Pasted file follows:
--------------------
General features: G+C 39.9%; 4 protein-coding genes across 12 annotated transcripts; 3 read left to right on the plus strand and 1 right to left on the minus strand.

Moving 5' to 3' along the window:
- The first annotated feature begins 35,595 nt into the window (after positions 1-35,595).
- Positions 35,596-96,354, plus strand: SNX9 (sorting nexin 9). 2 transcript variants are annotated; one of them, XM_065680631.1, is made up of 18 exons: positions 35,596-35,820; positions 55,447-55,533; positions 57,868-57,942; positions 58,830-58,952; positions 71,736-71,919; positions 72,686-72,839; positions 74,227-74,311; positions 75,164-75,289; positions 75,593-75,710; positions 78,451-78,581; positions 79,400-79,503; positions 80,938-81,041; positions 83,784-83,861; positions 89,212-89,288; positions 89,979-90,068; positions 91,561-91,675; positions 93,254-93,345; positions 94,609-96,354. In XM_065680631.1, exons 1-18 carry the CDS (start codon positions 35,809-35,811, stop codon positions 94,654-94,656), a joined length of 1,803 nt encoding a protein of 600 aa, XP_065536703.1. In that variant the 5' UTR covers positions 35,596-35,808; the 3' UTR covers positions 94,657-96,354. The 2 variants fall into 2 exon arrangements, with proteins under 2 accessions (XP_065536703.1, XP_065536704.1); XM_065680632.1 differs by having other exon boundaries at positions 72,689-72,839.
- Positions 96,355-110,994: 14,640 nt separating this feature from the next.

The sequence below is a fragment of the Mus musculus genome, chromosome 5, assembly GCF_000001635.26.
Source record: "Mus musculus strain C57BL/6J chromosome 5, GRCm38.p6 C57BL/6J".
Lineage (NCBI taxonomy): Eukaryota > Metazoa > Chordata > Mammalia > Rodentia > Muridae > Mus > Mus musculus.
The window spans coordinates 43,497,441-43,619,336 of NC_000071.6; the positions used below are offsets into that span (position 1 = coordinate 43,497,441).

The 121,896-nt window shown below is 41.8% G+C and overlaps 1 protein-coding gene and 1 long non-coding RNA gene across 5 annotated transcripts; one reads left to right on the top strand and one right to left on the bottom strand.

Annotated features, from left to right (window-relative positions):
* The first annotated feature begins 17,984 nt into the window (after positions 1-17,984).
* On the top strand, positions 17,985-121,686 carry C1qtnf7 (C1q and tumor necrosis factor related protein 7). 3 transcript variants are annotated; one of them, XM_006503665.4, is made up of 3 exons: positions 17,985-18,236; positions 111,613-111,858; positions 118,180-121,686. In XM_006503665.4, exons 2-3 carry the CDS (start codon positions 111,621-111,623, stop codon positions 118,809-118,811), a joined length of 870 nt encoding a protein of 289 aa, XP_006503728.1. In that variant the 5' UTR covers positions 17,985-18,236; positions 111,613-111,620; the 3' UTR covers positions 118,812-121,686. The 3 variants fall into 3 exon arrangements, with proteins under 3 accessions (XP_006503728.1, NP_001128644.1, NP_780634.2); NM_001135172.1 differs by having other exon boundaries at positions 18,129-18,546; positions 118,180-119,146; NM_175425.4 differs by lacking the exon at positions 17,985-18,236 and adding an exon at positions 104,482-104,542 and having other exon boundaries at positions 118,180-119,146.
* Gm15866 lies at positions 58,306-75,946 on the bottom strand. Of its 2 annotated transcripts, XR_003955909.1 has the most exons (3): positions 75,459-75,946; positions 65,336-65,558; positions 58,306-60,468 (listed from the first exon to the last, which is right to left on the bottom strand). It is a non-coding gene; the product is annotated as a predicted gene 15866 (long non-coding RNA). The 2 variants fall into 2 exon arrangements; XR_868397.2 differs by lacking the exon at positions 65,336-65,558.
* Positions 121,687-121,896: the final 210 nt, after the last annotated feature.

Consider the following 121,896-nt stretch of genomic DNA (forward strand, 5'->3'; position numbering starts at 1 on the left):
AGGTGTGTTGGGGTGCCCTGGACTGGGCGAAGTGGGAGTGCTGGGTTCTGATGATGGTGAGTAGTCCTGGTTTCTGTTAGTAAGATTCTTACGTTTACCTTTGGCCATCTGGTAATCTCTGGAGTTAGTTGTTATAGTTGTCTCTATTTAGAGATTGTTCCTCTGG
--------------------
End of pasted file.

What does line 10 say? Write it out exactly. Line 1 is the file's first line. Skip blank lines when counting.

The 121,896-nt window shown below is 41.8% G+C and overlaps 1 protein-coding gene and 1 long non-coding RNA gene across 5 annotated transcripts; one reads left to right on the top strand and one right to left on the bottom strand.